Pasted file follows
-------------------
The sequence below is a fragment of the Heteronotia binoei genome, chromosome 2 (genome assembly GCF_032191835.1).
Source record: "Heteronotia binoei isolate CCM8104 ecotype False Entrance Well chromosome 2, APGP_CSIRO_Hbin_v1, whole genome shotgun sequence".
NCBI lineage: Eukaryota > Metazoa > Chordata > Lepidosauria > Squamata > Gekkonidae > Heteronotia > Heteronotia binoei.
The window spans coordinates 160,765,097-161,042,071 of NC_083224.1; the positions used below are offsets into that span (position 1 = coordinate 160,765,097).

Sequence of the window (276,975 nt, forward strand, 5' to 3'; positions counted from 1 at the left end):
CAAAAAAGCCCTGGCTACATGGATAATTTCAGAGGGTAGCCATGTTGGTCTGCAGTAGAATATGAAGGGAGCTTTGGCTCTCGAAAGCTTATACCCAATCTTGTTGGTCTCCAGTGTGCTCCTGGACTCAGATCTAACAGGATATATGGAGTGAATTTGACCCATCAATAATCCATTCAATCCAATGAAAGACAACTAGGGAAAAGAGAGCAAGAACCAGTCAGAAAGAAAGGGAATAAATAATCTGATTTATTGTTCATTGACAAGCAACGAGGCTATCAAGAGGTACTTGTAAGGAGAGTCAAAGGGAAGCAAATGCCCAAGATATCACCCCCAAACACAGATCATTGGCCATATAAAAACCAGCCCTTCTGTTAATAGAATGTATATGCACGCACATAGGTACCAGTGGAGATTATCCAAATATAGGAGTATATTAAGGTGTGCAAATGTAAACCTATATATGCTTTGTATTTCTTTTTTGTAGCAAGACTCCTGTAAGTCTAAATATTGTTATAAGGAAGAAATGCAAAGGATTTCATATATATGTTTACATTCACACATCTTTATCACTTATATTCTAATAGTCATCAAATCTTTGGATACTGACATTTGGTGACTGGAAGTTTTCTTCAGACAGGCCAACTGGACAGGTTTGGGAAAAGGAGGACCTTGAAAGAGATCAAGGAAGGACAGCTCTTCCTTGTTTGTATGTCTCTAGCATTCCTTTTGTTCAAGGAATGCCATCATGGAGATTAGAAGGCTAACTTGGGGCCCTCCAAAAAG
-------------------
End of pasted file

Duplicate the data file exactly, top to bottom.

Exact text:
The sequence below is a fragment of the Heteronotia binoei genome, chromosome 2 (genome assembly GCF_032191835.1).
Source record: "Heteronotia binoei isolate CCM8104 ecotype False Entrance Well chromosome 2, APGP_CSIRO_Hbin_v1, whole genome shotgun sequence".
NCBI lineage: Eukaryota > Metazoa > Chordata > Lepidosauria > Squamata > Gekkonidae > Heteronotia > Heteronotia binoei.
The window spans coordinates 160,765,097-161,042,071 of NC_083224.1; the positions used below are offsets into that span (position 1 = coordinate 160,765,097).

Sequence of the window (276,975 nt, forward strand, 5' to 3'; positions counted from 1 at the left end):
CAAAAAAGCCCTGGCTACATGGATAATTTCAGAGGGTAGCCATGTTGGTCTGCAGTAGAATATGAAGGGAGCTTTGGCTCTCGAAAGCTTATACCCAATCTTGTTGGTCTCCAGTGTGCTCCTGGACTCAGATCTAACAGGATATATGGAGTGAATTTGACCCATCAATAATCCATTCAATCCAATGAAAGACAACTAGGGAAAAGAGAGCAAGAACCAGTCAGAAAGAAAGGGAATAAATAATCTGATTTATTGTTCATTGACAAGCAACGAGGCTATCAAGAGGTACTTGTAAGGAGAGTCAAAGGGAAGCAAATGCCCAAGATATCACCCCCAAACACAGATCATTGGCCATATAAAAACCAGCCCTTCTGTTAATAGAATGTATATGCACGCACATAGGTACCAGTGGAGATTATCCAAATATAGGAGTATATTAAGGTGTGCAAATGTAAACCTATATATGCTTTGTATTTCTTTTTTGTAGCAAGACTCCTGTAAGTCTAAATATTGTTATAAGGAAGAAATGCAAAGGATTTCATATATATGTTTACATTCACACATCTTTATCACTTATATTCTAATAGTCATCAAATCTTTGGATACTGACATTTGGTGACTGGAAGTTTTCTTCAGACAGGCCAACTGGACAGGTTTGGGAAAAGGAGGACCTTGAAAGAGATCAAGGAAGGACAGCTCTTCCTTGTTTGTATGTCTCTAGCATTCCTTTTGTTCAAGGAATGCCATCATGGAGATTAGAAGGCTAACTTGGGGCCCTCCAAAAAG